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Wage Gap Charts for selected developed and "emerging" economies with wage rate and PPP data, for all employed in the manufacturing sector (from 1996 to 2018)

This section offers charts of living wage rate gaps for the G7 economies and other selcted econmies including "emerging" economies with available data.

The wage rate gaps represent the difference between hourly manufacturing real purchasing power parity (PPP) wages in the U.S. and all other economies. Living wages are calculated by applying the PPPs reported for each countr by the World Bankitem9 and the OECD to their hourly nominal manufacturing wages. PPPs reflect the currency units required in a given currency to buy the same goods and services that can be purchased in the base country with one currency unit. The PPPs are in effect an estimate of the cost of living in each economy. Thus, a living wage is the hourly wage -above or below its nominal wage- necessary to provide a material standard of living equivalent to that in the benchmark, based on the PPPs reported for a specific year for each country. This analysis uses the U.S. and the U.S. dollar as the benchmark for a living wage. All nominal and PPP wages in all other countries are expressed in U.S. dollars as well.

In this way, equal PPP compensation expresses the hourly U.S. dollar nominal rate required in a given country, in terms of purchasing power, in order to equally compensate local workers as equivalent U.S. workers are compensated for equal work rendered. Thus, this PPP compensation represents the real manufacturing wage required in each country to be at a par with the real manufacturing wage's purchasing power in the U.S.


An extremely Unfair System

Given the fact that the purchasing power of equivalent manufacturing workers in most emerging economies is dramatically lower than that of their counterparts in the U.S., the resulting wage gaps are important evidence illustrating the huge disparity and unfairness of the global market system.

Both domestic governments in the South and their partners in the North enforce an extremely cheap labour system. Indeed, the first reason why global corporations set-up manufacturing operations in the South, is because they are able to exploit workers by paying hunger wages vis-à-vis what they pay in the North for equivalent work, which in both cases is utilized to produce products and services that are marketed in global markets at global prices. The exploitation of enforced cheap labour costs, to be sure, is the major contributor to the increase of productivity and shareholder value among multinational corporations. Thus, these wage gaps expose a system of conscious and strategic exploitation of workers in the South.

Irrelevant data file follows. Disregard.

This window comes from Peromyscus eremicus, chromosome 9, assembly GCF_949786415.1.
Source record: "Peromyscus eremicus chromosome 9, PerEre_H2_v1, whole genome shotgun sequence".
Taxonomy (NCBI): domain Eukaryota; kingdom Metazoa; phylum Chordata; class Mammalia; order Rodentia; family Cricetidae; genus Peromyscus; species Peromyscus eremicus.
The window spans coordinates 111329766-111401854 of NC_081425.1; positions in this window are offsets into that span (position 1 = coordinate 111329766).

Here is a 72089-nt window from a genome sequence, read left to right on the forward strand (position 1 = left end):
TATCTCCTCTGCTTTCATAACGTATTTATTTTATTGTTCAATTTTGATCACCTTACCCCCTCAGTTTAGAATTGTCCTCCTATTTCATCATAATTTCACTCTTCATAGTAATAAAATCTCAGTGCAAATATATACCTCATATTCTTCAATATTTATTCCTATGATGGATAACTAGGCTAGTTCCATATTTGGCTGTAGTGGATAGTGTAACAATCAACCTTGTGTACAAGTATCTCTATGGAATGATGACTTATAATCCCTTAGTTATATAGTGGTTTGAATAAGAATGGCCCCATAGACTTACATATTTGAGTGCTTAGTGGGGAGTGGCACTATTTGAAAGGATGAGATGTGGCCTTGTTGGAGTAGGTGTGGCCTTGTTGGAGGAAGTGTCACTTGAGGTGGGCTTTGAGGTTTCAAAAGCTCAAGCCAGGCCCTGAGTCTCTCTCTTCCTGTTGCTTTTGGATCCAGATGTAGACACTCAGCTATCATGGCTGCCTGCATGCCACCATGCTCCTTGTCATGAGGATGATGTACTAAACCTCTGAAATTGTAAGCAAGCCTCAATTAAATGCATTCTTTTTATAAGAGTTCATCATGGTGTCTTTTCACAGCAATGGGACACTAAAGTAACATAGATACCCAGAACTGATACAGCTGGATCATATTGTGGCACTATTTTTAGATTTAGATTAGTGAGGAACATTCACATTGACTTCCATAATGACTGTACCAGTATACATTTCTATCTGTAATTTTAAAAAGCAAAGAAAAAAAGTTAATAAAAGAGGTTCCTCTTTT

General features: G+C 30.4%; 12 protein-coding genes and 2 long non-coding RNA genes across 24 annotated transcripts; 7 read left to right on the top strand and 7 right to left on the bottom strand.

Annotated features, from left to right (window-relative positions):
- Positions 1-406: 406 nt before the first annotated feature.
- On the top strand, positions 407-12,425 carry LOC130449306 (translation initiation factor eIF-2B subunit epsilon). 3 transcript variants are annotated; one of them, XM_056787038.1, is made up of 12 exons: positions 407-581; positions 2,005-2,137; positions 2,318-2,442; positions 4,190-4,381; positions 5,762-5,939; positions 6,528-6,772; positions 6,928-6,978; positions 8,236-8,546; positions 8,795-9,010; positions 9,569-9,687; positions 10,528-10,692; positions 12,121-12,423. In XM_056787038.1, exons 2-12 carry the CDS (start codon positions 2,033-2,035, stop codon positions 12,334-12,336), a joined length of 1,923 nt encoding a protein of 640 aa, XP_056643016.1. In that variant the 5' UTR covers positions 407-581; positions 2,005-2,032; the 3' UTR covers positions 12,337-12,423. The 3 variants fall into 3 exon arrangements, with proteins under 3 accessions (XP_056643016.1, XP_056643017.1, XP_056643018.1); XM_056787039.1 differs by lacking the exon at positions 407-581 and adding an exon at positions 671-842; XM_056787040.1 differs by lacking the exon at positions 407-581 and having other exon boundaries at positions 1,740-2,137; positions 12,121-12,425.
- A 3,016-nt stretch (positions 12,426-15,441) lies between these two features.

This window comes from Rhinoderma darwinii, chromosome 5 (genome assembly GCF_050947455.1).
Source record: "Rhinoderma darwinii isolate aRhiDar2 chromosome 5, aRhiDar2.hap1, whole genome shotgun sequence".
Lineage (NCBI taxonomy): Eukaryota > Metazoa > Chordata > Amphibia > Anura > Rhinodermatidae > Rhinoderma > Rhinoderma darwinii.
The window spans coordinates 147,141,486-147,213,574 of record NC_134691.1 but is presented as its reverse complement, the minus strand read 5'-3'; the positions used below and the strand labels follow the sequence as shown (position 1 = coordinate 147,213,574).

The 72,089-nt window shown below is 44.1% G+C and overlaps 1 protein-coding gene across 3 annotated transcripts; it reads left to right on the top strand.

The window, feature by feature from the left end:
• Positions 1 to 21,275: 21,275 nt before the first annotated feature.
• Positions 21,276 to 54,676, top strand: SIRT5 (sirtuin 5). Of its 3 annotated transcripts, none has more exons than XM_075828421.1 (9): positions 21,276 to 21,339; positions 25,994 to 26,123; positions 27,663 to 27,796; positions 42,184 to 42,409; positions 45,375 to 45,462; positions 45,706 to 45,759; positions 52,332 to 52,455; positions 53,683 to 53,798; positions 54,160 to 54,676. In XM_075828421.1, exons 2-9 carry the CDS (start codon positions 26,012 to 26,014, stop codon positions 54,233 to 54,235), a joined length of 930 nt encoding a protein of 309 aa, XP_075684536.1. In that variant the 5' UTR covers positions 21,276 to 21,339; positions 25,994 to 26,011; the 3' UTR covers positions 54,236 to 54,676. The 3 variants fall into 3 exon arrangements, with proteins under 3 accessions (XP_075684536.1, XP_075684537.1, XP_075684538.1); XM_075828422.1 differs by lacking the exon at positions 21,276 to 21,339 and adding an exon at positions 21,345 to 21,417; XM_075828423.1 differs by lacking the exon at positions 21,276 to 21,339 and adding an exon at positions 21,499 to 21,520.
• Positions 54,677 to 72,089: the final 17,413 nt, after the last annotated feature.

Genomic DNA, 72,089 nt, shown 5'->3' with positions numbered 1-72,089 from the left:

In this way, we contend that there is no other reason for materially compensating southern workers, for equal work rendered, at a dramatically lower standard of living than their northern counterparts, but for the pursuit of increased shareholder value in the North's global corporations and the monetary benefit of the South's domestic oligarchies. Although PPPs are only a cost of living assessment and not an exact measure, they eliminate the argument of lower costs of living for the enormous differences in wages. In sum, there are no economic or business justifications for this situation except the sheer greed of today's global Darwinian capitalism. Indeed, a key feature of the current system is that the higher the wage gap in a Southern economy, the farther away it is from the exercise of true democracy, for in a real democratic ethos the current system of global exploitation would not have the least opportunity..

The base data and sources used to produce the charts can be downloaded by clicking here (updated to 2018).



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